Thursday, October 21, 2010

Tropical rainforest in the mountains and islands around Wasior

Several days ago I uploaded an article entitled, Tropical Rainforest in the Mountains Along the Northern Coast of Manokwari as part of my efforts in promoting the area for eco-tourism scheme that can provide alternative jobs to the indigenous Papuan villagers who live there. This time, I will write about the Wondama bay regency. The recent flood disaster in Wasior town reminds us to give more attention to the preservation of tropical rainforest and on the creation of alternative jobs to the indigenous Papuan people that will not destructively exploit forest and marine environment. Last September before the flood disaster, Pieter Wieringa and his wife, two Dutch tourists, visited the town. They went there to meet their relatives. While in Wasior, his wife took a lot of pictures of the scenery of the islands and mountains that are still covered with tropical rainforest.
Tropical rainforest and coral reef as the focus of responsible eco-tourism promotion
Before leaving for Bali and then to the Netherlands, Mr. Wieringa invited me to YAT Losmen for some discussions on how we can promote eco-tourism in Wasior through the photographs of rainforest and coral reef or marine environment that are still in pristine condition. He gave me more than 700 pictures of the mountains, the villages, the dark green rainforest and the beautiful blue sea and the islands both in the Geelvink bay and Wondama bay of the Papua island.
After the flood disaster, I was thinking of postponing the promotion of eco-tourism for Wasior or the Wondama bay regency as a whole because in my opinion, the town will not be ready to receive tourists. It is difficult to develop tourism industry in a town which has just been hit by flood. But I see that promoting the beauty of the coral reef and the tropical rainforest of the Wondama bay regency will bring hope to the people in Wasior and the villages in the region that they still can rely on their natural resources as the source of income through responsible eco-tourism.
I haven't checked or contacted the local authorities whether tourists are still allowed to enter the town because the emergency respond to help the victims of the flood is still going on. After the emergency respond, the restoration efforts to normalize the economy of the town will be started. I think the town will be ready to receive tourists again in January 2010. I disagree with the opinion which says that eco-tourism campaigns for Wasior should be suspended. For me, there are still other villages in the regency that are not hit by the flood. If tourists go to those villages then they will still be able to go hiking through the tropical rainforest or enjoy snorkeling around the waters of some tropical islands in the bay.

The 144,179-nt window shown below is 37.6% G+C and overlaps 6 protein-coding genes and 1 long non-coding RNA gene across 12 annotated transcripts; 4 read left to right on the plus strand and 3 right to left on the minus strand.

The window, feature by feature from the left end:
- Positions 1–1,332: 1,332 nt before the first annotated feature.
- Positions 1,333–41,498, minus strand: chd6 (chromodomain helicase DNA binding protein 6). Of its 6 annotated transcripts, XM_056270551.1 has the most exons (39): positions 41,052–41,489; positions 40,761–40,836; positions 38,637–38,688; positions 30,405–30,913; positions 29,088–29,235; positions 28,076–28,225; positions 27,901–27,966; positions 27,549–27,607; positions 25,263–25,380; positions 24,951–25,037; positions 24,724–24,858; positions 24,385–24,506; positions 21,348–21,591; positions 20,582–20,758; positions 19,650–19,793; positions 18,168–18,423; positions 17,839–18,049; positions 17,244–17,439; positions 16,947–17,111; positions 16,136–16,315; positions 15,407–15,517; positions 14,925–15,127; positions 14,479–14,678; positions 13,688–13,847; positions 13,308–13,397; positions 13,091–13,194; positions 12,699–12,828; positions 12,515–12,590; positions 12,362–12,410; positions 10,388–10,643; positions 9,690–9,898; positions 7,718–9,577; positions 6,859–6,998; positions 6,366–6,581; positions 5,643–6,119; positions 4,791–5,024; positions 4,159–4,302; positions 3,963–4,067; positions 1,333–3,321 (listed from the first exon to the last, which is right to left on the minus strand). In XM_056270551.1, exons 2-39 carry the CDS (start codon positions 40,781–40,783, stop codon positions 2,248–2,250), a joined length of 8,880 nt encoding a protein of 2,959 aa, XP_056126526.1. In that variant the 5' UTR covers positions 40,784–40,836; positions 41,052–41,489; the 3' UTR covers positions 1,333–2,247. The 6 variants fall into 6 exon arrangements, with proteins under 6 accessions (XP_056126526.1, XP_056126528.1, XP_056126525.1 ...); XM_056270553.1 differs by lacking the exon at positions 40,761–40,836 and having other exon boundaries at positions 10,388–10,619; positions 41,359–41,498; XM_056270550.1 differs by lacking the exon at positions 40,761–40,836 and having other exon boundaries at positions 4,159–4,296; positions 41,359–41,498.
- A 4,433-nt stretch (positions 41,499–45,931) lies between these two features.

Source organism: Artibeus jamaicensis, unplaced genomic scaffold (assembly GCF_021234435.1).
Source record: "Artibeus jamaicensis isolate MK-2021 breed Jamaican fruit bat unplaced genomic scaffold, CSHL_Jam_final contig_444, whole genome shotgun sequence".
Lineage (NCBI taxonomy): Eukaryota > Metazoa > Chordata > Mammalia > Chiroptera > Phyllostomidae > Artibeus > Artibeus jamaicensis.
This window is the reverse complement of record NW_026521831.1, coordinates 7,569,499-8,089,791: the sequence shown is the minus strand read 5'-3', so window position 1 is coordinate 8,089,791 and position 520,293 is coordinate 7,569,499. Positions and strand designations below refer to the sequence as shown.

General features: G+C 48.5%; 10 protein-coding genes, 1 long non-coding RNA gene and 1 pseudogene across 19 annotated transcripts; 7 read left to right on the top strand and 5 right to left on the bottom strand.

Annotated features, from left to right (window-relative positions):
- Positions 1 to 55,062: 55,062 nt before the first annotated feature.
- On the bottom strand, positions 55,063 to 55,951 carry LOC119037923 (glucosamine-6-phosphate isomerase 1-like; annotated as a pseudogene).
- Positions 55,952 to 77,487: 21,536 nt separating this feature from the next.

Eco-tourism can provide jobs and reduce deforestation
The financial contribution from eco-tourism will greatly help the local Papuan. I also see that eco-tourism can be considered as trauma healing scheme. People should see their nature as friend and not as an enemy. Tropical rainforest in West Papua is facing the same problem as the tropical rainforest in Amazon region of South America. Forest clearing for palm plantations and timber exploitation really threatens the island. It is not only Wasior whose rainforest is being cut. Logging also occurs in almost every part of the New Guinea island the meet the domestic and international demand for wood that is used in construction and furniture industries.
This afternoon, an old friend of mine visited me. We have not met for around 18 years. He came to Manokwari city with a team of volunteers from Bandung who will go to Wasior to help the victims and refugees who are still living in the small town. During our 3 hours discussions, I explained to him a number of alternative schemes which we can do to help the Papuan people develop their economy without destroying or overly exploited the enviroment. He agreed with the idea saying that he also wants to develop agro-tourism for Manokwari. He said that he is now thinking of moving back to Papua for realizing his dream. Actually he is a Papuan who was born in Manokwari. He also grew up here but now is working for an NGO in Java.
I hope that all of us in Papua and around the world take the Wasior flood as a very expensive lesson and begin to change our lifestyle to be more friendly to our environment.
Last November, I, and Monique - a volunteer of SDSP foundation, visited the refugee camp of Wasior flood victims at the Tanjung BLK of Manokwari. I met a young man named Jackson. He could speak English well - at least for simple conversation. His grammar was also good compared to other youth of similar age to him. When having a conversation with him about ecotourism, I had an idea of appointing him as guide for tourists who want to travel around Wasior to see the beautiful nature of the tropical rainforest and the mountains of the Wondama bay regency. He is very potential to work as tour guide and he is willing to learn about the environment.
If you are interested in visiting Wasior or Wondama bay regency to go hiking in the forest or enjoy snorkeling among the coral reefs of the islands in the bay, you can contact me - Charles Roring - via email peace4wp@gmail.com for more information about it. I'll be happy to arrange a trip for you to the region.
Also read:
Tropical rainforest preservation in district Senopi
Tropical rainforest of Arfak mountains
Birds from the tropical rainforest of Manokwari Papua
Tropical rainforest a great tourist attraction in Manokwari Papua
Arfak mountains
Watching beetles in the tropical rainforest

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